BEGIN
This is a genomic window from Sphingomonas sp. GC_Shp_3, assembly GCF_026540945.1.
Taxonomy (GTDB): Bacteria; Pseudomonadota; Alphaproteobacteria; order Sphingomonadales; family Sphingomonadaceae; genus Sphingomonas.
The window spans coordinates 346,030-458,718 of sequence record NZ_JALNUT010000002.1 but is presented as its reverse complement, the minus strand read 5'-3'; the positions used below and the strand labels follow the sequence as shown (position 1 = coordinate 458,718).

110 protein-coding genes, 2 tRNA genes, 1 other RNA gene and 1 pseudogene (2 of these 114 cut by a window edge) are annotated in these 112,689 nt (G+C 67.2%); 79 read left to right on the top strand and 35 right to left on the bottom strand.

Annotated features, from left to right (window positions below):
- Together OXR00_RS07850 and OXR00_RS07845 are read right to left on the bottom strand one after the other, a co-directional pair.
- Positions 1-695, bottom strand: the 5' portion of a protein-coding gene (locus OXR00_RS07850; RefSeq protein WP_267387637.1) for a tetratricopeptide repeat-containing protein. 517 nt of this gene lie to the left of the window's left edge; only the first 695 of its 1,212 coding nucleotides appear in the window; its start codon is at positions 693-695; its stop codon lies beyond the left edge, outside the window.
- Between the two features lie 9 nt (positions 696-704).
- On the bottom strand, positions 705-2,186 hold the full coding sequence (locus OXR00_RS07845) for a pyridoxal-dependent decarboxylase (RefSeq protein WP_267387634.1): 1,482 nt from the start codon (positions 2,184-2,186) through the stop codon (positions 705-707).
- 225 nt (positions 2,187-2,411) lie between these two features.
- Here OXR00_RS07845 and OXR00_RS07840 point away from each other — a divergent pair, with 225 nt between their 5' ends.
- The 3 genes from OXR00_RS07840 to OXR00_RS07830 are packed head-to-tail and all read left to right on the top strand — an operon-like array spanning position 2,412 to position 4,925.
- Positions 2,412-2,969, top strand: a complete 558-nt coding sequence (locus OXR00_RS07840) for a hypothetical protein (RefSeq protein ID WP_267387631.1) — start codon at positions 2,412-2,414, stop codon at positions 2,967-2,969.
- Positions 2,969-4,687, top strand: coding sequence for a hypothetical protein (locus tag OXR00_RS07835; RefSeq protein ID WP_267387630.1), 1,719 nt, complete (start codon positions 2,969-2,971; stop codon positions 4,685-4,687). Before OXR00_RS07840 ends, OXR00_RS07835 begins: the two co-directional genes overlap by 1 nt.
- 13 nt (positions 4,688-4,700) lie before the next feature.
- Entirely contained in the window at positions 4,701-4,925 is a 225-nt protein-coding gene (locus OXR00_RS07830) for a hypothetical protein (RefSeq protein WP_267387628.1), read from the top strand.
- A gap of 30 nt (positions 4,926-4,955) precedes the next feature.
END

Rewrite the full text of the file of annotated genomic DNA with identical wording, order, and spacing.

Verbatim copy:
This is a genomic window from Sphingomonas sp. GC_Shp_3, assembly GCF_026540945.1.
Taxonomy (GTDB): Bacteria; Pseudomonadota; Alphaproteobacteria; order Sphingomonadales; family Sphingomonadaceae; genus Sphingomonas.
The window spans coordinates 346,030-458,718 of sequence record NZ_JALNUT010000002.1 but is presented as its reverse complement, the minus strand read 5'-3'; the positions used below and the strand labels follow the sequence as shown (position 1 = coordinate 458,718).

110 protein-coding genes, 2 tRNA genes, 1 other RNA gene and 1 pseudogene (2 of these 114 cut by a window edge) are annotated in these 112,689 nt (G+C 67.2%); 79 read left to right on the top strand and 35 right to left on the bottom strand.

Annotated features, from left to right (window positions below):
- Together OXR00_RS07850 and OXR00_RS07845 are read right to left on the bottom strand one after the other, a co-directional pair.
- Positions 1-695, bottom strand: the 5' portion of a protein-coding gene (locus OXR00_RS07850; RefSeq protein WP_267387637.1) for a tetratricopeptide repeat-containing protein. 517 nt of this gene lie to the left of the window's left edge; only the first 695 of its 1,212 coding nucleotides appear in the window; its start codon is at positions 693-695; its stop codon lies beyond the left edge, outside the window.
- Between the two features lie 9 nt (positions 696-704).
- On the bottom strand, positions 705-2,186 hold the full coding sequence (locus OXR00_RS07845) for a pyridoxal-dependent decarboxylase (RefSeq protein WP_267387634.1): 1,482 nt from the start codon (positions 2,184-2,186) through the stop codon (positions 705-707).
- 225 nt (positions 2,187-2,411) lie between these two features.
- Here OXR00_RS07845 and OXR00_RS07840 point away from each other — a divergent pair, with 225 nt between their 5' ends.
- The 3 genes from OXR00_RS07840 to OXR00_RS07830 are packed head-to-tail and all read left to right on the top strand — an operon-like array spanning position 2,412 to position 4,925.
- Positions 2,412-2,969, top strand: a complete 558-nt coding sequence (locus OXR00_RS07840) for a hypothetical protein (RefSeq protein ID WP_267387631.1) — start codon at positions 2,412-2,414, stop codon at positions 2,967-2,969.
- Positions 2,969-4,687, top strand: coding sequence for a hypothetical protein (locus tag OXR00_RS07835; RefSeq protein ID WP_267387630.1), 1,719 nt, complete (start codon positions 2,969-2,971; stop codon positions 4,685-4,687). Before OXR00_RS07840 ends, OXR00_RS07835 begins: the two co-directional genes overlap by 1 nt.
- 13 nt (positions 4,688-4,700) lie before the next feature.
- Entirely contained in the window at positions 4,701-4,925 is a 225-nt protein-coding gene (locus OXR00_RS07830) for a hypothetical protein (RefSeq protein WP_267387628.1), read from the top strand.
- A gap of 30 nt (positions 4,926-4,955) precedes the next feature.